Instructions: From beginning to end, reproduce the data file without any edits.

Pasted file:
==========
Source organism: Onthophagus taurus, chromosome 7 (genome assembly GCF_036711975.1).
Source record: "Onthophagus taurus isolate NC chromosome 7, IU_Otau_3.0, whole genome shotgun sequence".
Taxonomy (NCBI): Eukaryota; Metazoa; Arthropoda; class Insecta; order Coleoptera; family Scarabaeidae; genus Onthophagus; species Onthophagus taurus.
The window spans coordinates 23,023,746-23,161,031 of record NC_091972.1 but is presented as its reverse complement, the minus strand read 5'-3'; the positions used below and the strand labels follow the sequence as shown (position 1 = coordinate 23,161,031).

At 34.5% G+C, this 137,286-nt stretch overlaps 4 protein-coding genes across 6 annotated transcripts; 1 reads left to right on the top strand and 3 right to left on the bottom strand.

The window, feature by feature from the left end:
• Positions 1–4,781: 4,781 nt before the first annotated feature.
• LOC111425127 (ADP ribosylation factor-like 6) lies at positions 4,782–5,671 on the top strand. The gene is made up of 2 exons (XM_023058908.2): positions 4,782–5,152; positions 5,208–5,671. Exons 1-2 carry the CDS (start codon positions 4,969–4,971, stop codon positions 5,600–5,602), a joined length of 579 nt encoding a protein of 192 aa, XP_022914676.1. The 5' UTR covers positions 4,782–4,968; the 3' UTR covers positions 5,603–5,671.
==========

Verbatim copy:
Source organism: Onthophagus taurus, chromosome 7 (genome assembly GCF_036711975.1).
Source record: "Onthophagus taurus isolate NC chromosome 7, IU_Otau_3.0, whole genome shotgun sequence".
Taxonomy (NCBI): Eukaryota; Metazoa; Arthropoda; class Insecta; order Coleoptera; family Scarabaeidae; genus Onthophagus; species Onthophagus taurus.
The window spans coordinates 23,023,746-23,161,031 of record NC_091972.1 but is presented as its reverse complement, the minus strand read 5'-3'; the positions used below and the strand labels follow the sequence as shown (position 1 = coordinate 23,161,031).

At 34.5% G+C, this 137,286-nt stretch overlaps 4 protein-coding genes across 6 annotated transcripts; 1 reads left to right on the top strand and 3 right to left on the bottom strand.

The window, feature by feature from the left end:
• Positions 1–4,781: 4,781 nt before the first annotated feature.
• LOC111425127 (ADP ribosylation factor-like 6) lies at positions 4,782–5,671 on the top strand. The gene is made up of 2 exons (XM_023058908.2): positions 4,782–5,152; positions 5,208–5,671. Exons 1-2 carry the CDS (start codon positions 4,969–4,971, stop codon positions 5,600–5,602), a joined length of 579 nt encoding a protein of 192 aa, XP_022914676.1. The 5' UTR covers positions 4,782–4,968; the 3' UTR covers positions 5,603–5,671.